Demagogy Isn’t Populism

We wish we could credit the Tea Party movement with having populist instincts, but the evidence so far shows that these insurgents have been little more than a tool for corporate interests as they seek to take down Barack Obama and the Democratic majority in Congress.

Teabaggers supposedly rose up spontaneously, inspired by CNBC commentator Rick Santelli’s Feb. 19, 2009, rant on the floor of the Chicago Mercantile Exchange against government bailouts of Wall Street banks, Detroit carmakers and struggling homeowners. We understand the resentment against bankers and corporations whose bad gambles wrecked the economy but then got bailed out by the government. But the teabaggers’ first major fight was in defense of insurance companies during the health reform debate. Then the teabaggers were uncommonly silent when it came to the Republican defense of Wall Street bankers in the financial reform debate.

It appears that teabaggers are more concerned with protecting the “free-market” system against Big Government than with protecting the working stiff against Big Corporations. The teabaggers don’t recognize the deregulation of the banking system in 1999 as the reason the economy got warped. Instead, many blame ACORN for organizing low-income neighborhoods and the Community Reinvestment Act for tempting bankers to make subprime loans in those neighborhoods. (Federal Deposit Insurance Corporation Chair Sheila Bair noted that 75% of subprime loans originated from mortgage lenders not regulated by the CRA, which she called a “scapegoat” — nowhere did it say banks should make loans to homebuyers who couldn’t afford it — but the facts hardly seem to matter.)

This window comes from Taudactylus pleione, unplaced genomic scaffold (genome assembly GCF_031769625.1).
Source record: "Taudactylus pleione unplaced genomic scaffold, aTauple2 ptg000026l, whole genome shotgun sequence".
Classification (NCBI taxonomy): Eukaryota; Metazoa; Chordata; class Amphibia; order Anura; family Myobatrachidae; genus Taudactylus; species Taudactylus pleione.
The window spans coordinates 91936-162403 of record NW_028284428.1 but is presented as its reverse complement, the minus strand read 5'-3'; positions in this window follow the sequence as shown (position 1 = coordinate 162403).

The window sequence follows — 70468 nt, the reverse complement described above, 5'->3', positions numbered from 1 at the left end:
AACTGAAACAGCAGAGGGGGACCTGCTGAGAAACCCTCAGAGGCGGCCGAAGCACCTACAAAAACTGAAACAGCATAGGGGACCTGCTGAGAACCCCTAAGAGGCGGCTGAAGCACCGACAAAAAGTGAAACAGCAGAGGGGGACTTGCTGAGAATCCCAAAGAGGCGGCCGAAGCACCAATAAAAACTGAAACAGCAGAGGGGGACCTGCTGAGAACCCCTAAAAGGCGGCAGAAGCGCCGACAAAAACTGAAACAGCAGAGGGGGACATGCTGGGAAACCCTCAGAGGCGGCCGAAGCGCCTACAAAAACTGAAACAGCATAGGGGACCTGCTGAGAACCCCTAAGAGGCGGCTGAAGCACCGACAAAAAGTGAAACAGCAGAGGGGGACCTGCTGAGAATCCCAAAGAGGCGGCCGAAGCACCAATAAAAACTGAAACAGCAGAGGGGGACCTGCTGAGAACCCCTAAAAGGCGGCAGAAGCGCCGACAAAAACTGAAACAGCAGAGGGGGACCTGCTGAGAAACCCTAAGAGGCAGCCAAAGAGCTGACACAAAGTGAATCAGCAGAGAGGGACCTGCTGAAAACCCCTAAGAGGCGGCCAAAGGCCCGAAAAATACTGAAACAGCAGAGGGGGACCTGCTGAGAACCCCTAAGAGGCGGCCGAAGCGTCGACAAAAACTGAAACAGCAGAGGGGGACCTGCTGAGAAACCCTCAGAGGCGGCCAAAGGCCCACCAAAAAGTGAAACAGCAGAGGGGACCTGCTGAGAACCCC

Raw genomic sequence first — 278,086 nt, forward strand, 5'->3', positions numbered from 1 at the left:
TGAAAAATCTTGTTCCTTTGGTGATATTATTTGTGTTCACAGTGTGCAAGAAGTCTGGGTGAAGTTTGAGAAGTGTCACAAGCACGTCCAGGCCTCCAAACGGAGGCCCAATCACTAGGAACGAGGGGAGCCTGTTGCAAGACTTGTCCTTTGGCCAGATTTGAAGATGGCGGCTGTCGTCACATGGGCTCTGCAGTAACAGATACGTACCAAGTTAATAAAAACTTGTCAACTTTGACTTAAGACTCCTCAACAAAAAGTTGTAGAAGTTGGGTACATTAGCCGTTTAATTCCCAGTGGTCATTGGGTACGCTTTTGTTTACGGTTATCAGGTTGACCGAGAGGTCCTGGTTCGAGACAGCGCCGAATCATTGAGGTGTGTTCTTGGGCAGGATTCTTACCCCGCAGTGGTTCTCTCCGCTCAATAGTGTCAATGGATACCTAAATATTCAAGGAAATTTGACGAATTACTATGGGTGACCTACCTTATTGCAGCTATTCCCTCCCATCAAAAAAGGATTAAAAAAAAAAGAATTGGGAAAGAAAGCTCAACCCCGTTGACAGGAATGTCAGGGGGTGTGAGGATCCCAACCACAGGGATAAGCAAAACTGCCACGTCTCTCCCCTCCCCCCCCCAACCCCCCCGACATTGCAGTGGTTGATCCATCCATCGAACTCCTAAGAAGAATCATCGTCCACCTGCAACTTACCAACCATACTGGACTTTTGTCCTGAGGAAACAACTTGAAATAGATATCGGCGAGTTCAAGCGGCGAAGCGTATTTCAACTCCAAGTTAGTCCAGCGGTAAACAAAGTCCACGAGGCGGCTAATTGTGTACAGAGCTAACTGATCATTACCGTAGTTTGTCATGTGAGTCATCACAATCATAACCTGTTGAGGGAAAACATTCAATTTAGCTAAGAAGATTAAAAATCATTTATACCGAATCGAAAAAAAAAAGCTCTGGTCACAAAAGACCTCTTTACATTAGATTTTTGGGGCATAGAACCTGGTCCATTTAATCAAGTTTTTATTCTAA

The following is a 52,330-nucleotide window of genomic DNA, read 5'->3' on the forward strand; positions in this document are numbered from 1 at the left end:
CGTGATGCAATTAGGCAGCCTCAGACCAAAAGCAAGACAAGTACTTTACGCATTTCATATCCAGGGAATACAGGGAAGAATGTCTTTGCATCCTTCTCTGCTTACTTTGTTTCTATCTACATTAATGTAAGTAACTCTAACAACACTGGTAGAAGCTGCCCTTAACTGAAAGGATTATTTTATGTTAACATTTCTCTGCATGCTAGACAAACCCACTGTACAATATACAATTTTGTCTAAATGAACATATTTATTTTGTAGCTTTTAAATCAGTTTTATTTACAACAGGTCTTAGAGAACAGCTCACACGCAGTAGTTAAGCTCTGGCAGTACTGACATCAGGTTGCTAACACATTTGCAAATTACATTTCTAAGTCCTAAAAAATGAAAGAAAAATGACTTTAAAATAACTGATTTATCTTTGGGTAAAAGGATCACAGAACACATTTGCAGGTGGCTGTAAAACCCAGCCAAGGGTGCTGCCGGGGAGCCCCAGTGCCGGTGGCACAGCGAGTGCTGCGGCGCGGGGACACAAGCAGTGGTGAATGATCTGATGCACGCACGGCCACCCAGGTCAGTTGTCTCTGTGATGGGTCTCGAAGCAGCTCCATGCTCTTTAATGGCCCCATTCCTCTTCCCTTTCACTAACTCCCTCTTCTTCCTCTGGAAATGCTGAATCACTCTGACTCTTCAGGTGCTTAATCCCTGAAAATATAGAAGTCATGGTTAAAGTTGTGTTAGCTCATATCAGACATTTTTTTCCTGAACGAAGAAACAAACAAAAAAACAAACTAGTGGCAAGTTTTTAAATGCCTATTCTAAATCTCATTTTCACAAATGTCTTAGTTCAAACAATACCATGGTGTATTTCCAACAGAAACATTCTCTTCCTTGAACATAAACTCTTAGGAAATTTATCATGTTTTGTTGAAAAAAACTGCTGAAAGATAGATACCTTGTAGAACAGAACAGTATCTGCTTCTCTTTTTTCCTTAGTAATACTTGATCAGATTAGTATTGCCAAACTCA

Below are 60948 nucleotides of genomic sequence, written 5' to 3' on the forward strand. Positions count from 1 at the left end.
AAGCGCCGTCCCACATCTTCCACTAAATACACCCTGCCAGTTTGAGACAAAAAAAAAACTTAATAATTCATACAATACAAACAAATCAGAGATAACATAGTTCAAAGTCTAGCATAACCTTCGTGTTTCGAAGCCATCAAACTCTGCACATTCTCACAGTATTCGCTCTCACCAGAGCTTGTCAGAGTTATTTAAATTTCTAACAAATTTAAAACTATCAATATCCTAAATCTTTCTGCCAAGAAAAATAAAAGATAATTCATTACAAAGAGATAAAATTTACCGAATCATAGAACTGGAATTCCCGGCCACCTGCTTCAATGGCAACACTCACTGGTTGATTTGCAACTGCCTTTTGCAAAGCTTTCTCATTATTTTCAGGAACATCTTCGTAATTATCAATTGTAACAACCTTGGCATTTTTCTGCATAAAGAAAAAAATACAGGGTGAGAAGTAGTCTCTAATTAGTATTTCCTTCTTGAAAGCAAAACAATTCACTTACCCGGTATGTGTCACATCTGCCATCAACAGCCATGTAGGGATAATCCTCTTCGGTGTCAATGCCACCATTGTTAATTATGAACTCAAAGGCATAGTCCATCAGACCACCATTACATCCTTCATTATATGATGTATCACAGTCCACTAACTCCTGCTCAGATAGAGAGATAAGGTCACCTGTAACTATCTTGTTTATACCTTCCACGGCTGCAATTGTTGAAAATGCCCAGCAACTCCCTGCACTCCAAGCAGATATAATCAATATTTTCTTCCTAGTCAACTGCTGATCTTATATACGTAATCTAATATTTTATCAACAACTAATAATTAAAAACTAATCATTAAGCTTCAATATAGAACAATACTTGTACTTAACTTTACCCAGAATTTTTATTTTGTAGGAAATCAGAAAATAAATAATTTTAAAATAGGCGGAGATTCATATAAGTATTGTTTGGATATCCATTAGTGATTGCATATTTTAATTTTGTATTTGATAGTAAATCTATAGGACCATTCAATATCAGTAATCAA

It helps to understand that the major funders of the Tea Party movement include the billionaire brothers David and Charles Koch, owners of Koch Industries, the largest privately owned company in the US. The Kochs are free-market ideologues who oppose virtually all government regulations. They have funded conservative and libertarian causes for years. They finally ignited a popular movement with the fervor against the bailouts. The tea parties have been organized by Americans for Prosperity and FreedomWorks, which are run by Washington lobbyists.

The teabaggers are clearly on the side of organized money, which is flowing to support their efforts. On Sept. 21, the Tea Party Patriots, a coalition of more than 2,500 local tea party groups, announced that it has received $1 million from an unnamed donor to fund get-out-the-vote efforts and local tea party operations. The Tea Party Express, run by Republican consultant Sal Russo, has reported $5 million in donations.